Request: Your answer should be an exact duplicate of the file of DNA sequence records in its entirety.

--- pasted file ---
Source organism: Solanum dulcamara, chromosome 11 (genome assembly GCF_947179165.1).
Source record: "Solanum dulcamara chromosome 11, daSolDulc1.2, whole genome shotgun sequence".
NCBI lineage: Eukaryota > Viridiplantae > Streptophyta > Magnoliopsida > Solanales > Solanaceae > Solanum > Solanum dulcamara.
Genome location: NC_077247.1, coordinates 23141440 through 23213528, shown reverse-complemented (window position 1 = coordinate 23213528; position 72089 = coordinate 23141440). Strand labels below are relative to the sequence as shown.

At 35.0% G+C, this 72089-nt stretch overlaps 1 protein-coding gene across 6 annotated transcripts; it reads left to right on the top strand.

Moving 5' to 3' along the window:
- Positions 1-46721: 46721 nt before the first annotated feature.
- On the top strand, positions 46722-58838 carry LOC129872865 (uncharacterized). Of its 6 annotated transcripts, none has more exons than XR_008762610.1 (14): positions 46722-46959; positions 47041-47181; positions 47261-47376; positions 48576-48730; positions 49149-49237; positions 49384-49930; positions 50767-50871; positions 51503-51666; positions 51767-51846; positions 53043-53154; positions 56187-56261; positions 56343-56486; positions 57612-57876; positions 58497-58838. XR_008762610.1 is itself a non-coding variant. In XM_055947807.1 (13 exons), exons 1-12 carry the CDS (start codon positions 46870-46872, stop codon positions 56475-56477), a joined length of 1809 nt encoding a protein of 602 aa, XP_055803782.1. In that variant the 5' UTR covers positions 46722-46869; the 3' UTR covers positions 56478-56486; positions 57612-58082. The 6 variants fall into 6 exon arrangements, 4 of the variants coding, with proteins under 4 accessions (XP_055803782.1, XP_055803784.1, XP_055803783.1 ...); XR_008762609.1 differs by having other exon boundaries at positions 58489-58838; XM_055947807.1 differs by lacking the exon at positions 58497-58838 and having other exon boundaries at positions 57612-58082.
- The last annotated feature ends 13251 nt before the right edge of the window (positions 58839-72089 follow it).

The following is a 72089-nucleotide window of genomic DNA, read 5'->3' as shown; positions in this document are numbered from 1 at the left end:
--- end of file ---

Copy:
Source organism: Solanum dulcamara, chromosome 11 (genome assembly GCF_947179165.1).
Source record: "Solanum dulcamara chromosome 11, daSolDulc1.2, whole genome shotgun sequence".
NCBI lineage: Eukaryota > Viridiplantae > Streptophyta > Magnoliopsida > Solanales > Solanaceae > Solanum > Solanum dulcamara.
Genome location: NC_077247.1, coordinates 23141440 through 23213528, shown reverse-complemented (window position 1 = coordinate 23213528; position 72089 = coordinate 23141440). Strand labels below are relative to the sequence as shown.

At 35.0% G+C, this 72089-nt stretch overlaps 1 protein-coding gene across 6 annotated transcripts; it reads left to right on the top strand.

Moving 5' to 3' along the window:
- Positions 1-46721: 46721 nt before the first annotated feature.
- On the top strand, positions 46722-58838 carry LOC129872865 (uncharacterized). Of its 6 annotated transcripts, none has more exons than XR_008762610.1 (14): positions 46722-46959; positions 47041-47181; positions 47261-47376; positions 48576-48730; positions 49149-49237; positions 49384-49930; positions 50767-50871; positions 51503-51666; positions 51767-51846; positions 53043-53154; positions 56187-56261; positions 56343-56486; positions 57612-57876; positions 58497-58838. XR_008762610.1 is itself a non-coding variant. In XM_055947807.1 (13 exons), exons 1-12 carry the CDS (start codon positions 46870-46872, stop codon positions 56475-56477), a joined length of 1809 nt encoding a protein of 602 aa, XP_055803782.1. In that variant the 5' UTR covers positions 46722-46869; the 3' UTR covers positions 56478-56486; positions 57612-58082. The 6 variants fall into 6 exon arrangements, 4 of the variants coding, with proteins under 4 accessions (XP_055803782.1, XP_055803784.1, XP_055803783.1 ...); XR_008762609.1 differs by having other exon boundaries at positions 58489-58838; XM_055947807.1 differs by lacking the exon at positions 58497-58838 and having other exon boundaries at positions 57612-58082.
- The last annotated feature ends 13251 nt before the right edge of the window (positions 58839-72089 follow it).

The following is a 72089-nucleotide window of genomic DNA, read 5'->3' as shown; positions in this document are numbered from 1 at the left end: